Tuesday, May 03, 2005

An Update on my recent visit to The Mayo Clinic in Jacksonville

Genia and I went for a follow-up visit with my doctor at the Mayo Clinic last week. We both felt good about our time there. Dr. Jaeckle ordered several tests and repeated some tests as well. We spent about one hour with Dr. Jaeckle after all the testing was complete. He seems very confident that we have ruled out virtually all possible maladies – with the exception of MS. It is his opinion, like that of Dr. Patel here in Charleston, that I do indeed have MS. When considering all the other possibilities we all feel really thankful to know that we are not dealing with some type of terminal illness.

We discussed the possible drug treatment for MS and Dr. Jaeckle feels that we should NOT start any thing at this time. It is his recommendation that we wait until I have MS lesions on my brain scan (MRI) and/or my symptoms get worse before starting any MS drug treatment, as there are adverse consequences to long term drug treatment regimes. Genia and I both agree with this strategy. He (Dr. Jaeckle) would like to see me annually and to have a brain MRI annually to monitor my situation. Once the disease “declares itself” (lesions are seen on the MRI of the brain) it would be time to start a drug (interferon) treatment regime.

Dr. Jaeckle said to expect to have periods of feeling really good and then to have a resurgence of symptoms, as this is the nature of the disease. He feels that it is very important for me to try to get some exercise regularly – he suggested walking on the beach for 30 minutes, 3 times a week. Also, with MS it is important to not get over heated. When your body temp gets to high it causes MS patients to have much more fatigue and increase in other symptoms as well. He also said the most debilitating symptom for me may be the fatigue caused by MS. (I think I already have experienced some of this!). Generally speaking, as long as I feel good, I can do most anything I want to. I just must be mindful of the fatigue that may come as a result of having an abundance of fun at one time! (For example – I actually played golf on Saturday – but Sunday and Monday I have felt like I got run over by a train.)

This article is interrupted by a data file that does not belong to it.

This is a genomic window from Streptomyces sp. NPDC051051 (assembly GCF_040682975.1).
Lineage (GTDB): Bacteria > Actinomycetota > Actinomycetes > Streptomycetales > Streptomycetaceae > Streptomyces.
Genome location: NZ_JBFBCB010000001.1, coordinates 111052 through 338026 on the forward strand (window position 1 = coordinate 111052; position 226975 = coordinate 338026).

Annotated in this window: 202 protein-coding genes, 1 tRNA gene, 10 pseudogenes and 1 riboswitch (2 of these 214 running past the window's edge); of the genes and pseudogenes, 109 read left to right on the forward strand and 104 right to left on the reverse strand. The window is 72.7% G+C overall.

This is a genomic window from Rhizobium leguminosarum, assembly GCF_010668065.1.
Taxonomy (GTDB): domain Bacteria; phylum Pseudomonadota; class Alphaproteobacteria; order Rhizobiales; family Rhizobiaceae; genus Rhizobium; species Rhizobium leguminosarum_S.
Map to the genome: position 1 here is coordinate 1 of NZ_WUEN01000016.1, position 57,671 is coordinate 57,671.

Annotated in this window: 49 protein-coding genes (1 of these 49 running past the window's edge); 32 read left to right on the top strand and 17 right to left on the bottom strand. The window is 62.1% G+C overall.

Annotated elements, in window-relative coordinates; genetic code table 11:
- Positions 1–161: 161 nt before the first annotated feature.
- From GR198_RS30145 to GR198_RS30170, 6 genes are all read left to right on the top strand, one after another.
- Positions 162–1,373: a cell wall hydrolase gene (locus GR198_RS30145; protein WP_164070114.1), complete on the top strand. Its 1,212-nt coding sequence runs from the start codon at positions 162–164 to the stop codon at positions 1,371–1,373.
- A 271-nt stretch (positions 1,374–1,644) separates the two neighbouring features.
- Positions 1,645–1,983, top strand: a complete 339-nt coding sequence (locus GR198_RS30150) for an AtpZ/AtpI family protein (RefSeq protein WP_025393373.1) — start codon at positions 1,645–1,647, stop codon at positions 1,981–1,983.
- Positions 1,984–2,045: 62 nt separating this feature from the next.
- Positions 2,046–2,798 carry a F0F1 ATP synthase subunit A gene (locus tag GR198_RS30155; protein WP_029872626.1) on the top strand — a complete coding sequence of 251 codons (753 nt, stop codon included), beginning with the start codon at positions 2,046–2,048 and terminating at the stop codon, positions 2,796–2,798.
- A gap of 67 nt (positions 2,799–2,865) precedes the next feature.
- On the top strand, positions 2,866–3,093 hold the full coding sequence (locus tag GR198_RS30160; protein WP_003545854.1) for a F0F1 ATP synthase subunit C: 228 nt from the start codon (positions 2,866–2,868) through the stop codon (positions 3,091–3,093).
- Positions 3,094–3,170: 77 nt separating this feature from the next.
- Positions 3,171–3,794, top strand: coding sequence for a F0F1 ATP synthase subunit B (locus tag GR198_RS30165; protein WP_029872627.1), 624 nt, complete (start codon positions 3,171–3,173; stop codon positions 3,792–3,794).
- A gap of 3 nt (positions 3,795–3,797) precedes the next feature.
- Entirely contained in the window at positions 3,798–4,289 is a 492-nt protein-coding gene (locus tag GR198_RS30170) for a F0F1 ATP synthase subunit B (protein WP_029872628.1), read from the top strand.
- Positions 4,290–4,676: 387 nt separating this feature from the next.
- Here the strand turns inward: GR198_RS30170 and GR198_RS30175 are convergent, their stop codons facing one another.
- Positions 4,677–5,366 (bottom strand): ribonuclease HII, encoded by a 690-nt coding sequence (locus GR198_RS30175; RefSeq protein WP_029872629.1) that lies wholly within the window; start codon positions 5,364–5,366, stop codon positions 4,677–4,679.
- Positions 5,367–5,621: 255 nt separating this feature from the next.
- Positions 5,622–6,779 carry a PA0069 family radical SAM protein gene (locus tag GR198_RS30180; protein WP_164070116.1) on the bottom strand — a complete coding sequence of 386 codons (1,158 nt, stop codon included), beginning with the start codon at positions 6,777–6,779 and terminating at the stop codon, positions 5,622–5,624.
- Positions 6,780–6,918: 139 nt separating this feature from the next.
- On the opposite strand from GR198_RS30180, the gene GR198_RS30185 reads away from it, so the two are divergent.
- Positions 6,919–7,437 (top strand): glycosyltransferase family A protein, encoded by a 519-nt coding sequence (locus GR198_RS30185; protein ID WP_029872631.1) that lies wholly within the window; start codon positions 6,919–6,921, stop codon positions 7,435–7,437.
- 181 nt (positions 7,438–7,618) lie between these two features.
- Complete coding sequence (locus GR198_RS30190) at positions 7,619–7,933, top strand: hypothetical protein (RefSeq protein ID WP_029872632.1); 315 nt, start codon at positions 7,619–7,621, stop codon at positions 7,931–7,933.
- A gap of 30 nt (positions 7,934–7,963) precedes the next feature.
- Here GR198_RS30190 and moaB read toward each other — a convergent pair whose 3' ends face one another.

Again, Genia and I thank you for your faithful prayers. Now you know everything we know. Dr. Jaeckle did say he would not CONFIRM an MS diagnosis until the lesions are on the brain scan and that may take up to 5 years. MS is generally a disease that is diagnosis primarily by ruling out other diseases. The literature we are receiving from the National MS Society also stated that the average length of time for a diagnosis is over 2 years.

Love to all,
David and Genia

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